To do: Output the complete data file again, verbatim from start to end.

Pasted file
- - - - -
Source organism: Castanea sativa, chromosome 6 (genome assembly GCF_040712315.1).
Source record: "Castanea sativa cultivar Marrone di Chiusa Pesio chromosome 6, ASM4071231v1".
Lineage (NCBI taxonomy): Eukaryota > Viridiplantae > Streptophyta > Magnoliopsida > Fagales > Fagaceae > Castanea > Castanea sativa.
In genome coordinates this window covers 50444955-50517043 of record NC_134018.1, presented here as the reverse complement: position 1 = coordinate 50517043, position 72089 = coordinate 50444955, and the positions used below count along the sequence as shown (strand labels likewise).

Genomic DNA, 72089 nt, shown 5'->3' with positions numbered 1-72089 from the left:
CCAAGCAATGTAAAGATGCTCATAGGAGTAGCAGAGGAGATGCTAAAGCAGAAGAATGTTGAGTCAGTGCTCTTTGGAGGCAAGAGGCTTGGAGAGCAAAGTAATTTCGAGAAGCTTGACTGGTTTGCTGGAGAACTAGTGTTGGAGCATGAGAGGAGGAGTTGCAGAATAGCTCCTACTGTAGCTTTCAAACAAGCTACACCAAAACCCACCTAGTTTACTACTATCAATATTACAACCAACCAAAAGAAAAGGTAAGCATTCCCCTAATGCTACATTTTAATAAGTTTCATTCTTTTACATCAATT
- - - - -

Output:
Source organism: Castanea sativa, chromosome 6 (genome assembly GCF_040712315.1).
Source record: "Castanea sativa cultivar Marrone di Chiusa Pesio chromosome 6, ASM4071231v1".
Lineage (NCBI taxonomy): Eukaryota > Viridiplantae > Streptophyta > Magnoliopsida > Fagales > Fagaceae > Castanea > Castanea sativa.
In genome coordinates this window covers 50444955-50517043 of record NC_134018.1, presented here as the reverse complement: position 1 = coordinate 50517043, position 72089 = coordinate 50444955, and the positions used below count along the sequence as shown (strand labels likewise).

Genomic DNA, 72089 nt, shown 5'->3' with positions numbered 1-72089 from the left:
CCAAGCAATGTAAAGATGCTCATAGGAGTAGCAGAGGAGATGCTAAAGCAGAAGAATGTTGAGTCAGTGCTCTTTGGAGGCAAGAGGCTTGGAGAGCAAAGTAATTTCGAGAAGCTTGACTGGTTTGCTGGAGAACTAGTGTTGGAGCATGAGAGGAGGAGTTGCAGAATAGCTCCTACTGTAGCTTTCAAACAAGCTACACCAAAACCCACCTAGTTTACTACTATCAATATTACAACCAACCAAAAGAAAAGGTAAGCATTCCCCTAATGCTACATTTTAATAAGTTTCATTCTTTTACATCAATT